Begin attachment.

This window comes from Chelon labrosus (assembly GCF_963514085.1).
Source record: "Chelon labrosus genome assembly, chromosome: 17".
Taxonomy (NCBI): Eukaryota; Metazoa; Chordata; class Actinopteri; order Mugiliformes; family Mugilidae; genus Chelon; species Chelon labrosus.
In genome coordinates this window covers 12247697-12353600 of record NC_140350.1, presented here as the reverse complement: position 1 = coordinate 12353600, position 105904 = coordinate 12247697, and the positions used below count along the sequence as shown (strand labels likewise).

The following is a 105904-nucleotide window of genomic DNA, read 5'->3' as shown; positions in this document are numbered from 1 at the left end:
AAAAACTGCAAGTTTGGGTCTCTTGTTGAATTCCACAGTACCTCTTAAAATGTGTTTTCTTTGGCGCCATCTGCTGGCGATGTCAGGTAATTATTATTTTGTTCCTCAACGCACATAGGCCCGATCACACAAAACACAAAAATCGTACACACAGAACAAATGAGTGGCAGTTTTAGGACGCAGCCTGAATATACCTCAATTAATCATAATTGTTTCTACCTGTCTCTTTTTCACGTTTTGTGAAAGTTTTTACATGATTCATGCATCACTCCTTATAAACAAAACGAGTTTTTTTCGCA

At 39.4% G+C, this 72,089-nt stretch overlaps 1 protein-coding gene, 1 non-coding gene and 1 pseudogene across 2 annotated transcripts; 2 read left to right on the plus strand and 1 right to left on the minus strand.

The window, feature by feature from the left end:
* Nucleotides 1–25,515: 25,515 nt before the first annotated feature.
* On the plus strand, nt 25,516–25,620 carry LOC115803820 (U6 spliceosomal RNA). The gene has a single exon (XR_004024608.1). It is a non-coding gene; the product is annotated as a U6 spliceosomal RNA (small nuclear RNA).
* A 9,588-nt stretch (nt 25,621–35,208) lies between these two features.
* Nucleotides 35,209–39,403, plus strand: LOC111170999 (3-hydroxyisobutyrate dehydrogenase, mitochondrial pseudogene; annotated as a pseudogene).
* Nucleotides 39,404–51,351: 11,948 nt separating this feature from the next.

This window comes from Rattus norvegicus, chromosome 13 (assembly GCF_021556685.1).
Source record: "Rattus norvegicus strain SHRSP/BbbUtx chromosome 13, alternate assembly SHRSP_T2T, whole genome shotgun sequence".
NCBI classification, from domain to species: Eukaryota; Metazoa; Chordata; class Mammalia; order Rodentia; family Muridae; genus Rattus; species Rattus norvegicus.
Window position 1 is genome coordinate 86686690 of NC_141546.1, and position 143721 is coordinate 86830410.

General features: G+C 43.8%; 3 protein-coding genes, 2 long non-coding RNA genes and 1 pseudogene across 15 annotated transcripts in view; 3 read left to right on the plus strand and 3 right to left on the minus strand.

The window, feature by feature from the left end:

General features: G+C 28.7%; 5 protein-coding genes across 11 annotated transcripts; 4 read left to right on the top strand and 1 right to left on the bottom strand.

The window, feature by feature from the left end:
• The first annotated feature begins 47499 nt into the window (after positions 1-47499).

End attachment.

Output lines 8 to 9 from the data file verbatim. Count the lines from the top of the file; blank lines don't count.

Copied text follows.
The window, feature by feature from the left end:
* Nucleotides 1–25,515: 25,515 nt before the first annotated feature.